The game itself is as solid as you could hope it to be, and the controls translate decently enough to an iPad – you touch and drag to pan around the map, tap to walk to a given location, tap on the menu buttons that pop up when you want to have a conversation with an NPC, or navigate through your inventory or status screen… very straightforward and intuitive. The turn-based combat is a pleasure as well, and hits all the sweet spots you’d expect – you can duck behind pieces of the environment for cover, use up your turns on actions or movement, and generally do your best to survive the various challenges the game throws at you. As you kill your enemies, pick up loot and navigate your way through conversations, you’ll earn both nuyen and karma – the former of which you can spend on various equipment, while the latter lets you upgrade and add additional skills. The game itself is incredibly solid with an interesting storyline – and you’ll quickly start to notice the options available to you in approaching challenges, depending on how you built your character. While the included campaign offers an estimated twelve hours of fun, more campaigns are being worked on (for a price, of course), and dedicated gamers may well be tempted to give the campaign another go with a fresh character just to see how differently things play out with another skill set.[singlepic id=16490 w=320 h=240 float=left]
While it’s a good game, Shadowrun Returns suffers from one particular problem: it just doesn’t fit terribly well with the iPad experience. I’m not talking about the interface or the gameplay, both of which actually translate beautifully to a touch platform. Instead, I mean the save system. Shadowrun Returns isn’t just old-school in terms of perspective, graphics and gameplay. It also features a save system built around progressing from area to area – and there’s no quicksave option available. This means that picking up your iPad to play this game requires you to be willing to sit down and push your way through the game until it decides to save itself – and whether you die, or the app crashes, or you switch out and power-off your iPad, you’re going to have to start over from the last autosave point. This is easily forgivable on a desktop or laptop, where sitting around for an extended period of time is pretty natural. On the iPad, it’s far less so. Like it or not, the iPad primarily caters to games that don’t force you to devote exclusive attention to a single app for very long – so having a game that requires desktop-like attention is a jarring experience. It’s a shame, because the game is literally a quicksave-system away from improving by leaps and bounds – and I can easily see the reply being that the game was intentionally designed with spaced-out saves in mind. Still, if I was going to choose what platform to play Shadowrun Returns on, I’d choose the PC without hesitation, even with the $19.99 versus $9.99 retail price, and doubly so considering the PC version also opens the door to custom campaign crafting.[singlepic id=16488 w=320 h=240 float=right]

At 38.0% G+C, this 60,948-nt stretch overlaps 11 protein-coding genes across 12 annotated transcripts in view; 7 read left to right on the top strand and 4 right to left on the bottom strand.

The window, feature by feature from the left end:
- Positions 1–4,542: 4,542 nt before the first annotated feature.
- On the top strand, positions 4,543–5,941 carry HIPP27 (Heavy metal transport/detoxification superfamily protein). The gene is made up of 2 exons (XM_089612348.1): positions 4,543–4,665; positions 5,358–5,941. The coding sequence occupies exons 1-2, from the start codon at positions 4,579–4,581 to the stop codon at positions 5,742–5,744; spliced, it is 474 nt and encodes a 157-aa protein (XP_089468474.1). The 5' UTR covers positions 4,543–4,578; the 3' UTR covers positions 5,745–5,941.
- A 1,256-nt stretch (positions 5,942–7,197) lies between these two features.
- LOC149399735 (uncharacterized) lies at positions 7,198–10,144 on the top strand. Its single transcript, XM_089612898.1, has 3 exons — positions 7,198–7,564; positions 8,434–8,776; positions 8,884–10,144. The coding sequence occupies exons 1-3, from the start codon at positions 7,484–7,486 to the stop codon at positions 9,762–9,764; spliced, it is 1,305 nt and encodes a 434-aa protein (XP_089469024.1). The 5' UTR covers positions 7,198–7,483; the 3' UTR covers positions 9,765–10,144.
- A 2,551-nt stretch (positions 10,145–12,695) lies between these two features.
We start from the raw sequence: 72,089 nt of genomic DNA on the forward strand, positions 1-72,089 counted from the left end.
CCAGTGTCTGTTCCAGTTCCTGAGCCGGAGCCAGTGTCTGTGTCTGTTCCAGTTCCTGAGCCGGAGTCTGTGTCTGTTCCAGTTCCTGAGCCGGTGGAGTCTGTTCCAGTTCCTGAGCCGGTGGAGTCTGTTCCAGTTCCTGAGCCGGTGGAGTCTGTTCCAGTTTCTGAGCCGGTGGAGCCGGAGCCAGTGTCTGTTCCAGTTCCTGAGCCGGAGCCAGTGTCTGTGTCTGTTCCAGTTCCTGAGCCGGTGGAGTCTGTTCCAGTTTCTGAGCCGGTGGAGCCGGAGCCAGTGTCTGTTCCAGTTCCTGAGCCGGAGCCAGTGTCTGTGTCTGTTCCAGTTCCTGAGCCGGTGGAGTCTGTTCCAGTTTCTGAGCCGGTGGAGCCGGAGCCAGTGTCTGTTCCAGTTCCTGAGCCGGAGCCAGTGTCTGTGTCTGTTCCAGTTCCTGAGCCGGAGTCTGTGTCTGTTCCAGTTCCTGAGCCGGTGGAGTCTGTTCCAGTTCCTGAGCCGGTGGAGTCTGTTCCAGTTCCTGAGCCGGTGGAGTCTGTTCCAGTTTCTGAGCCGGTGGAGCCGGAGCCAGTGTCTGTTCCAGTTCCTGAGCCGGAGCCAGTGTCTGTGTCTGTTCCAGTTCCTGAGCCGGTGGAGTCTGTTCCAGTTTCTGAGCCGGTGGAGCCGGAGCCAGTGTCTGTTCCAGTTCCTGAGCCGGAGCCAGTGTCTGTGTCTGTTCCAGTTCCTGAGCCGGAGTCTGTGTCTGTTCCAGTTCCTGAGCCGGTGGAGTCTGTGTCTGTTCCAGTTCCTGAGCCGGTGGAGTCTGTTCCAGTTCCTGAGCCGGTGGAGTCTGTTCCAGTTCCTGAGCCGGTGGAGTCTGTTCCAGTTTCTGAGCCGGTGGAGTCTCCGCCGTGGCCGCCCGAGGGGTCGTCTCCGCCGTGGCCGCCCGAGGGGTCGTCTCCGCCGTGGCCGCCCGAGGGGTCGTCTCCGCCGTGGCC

Ultimately, Shadowrun Returns is a great game that does an excellent job of not only drawing players into the Shadowrun world, but doing so while delivering an option-laden, classic RPG experience. But if this truly seems like a title you’d be interested in – especially if you have the interest in possibly creating your own campaigns to share – I’d recommend the Steam version over the iOS version. That gripe aside, it’s an enticing title set in a unique environment, marred primarily by the distinct lack of music.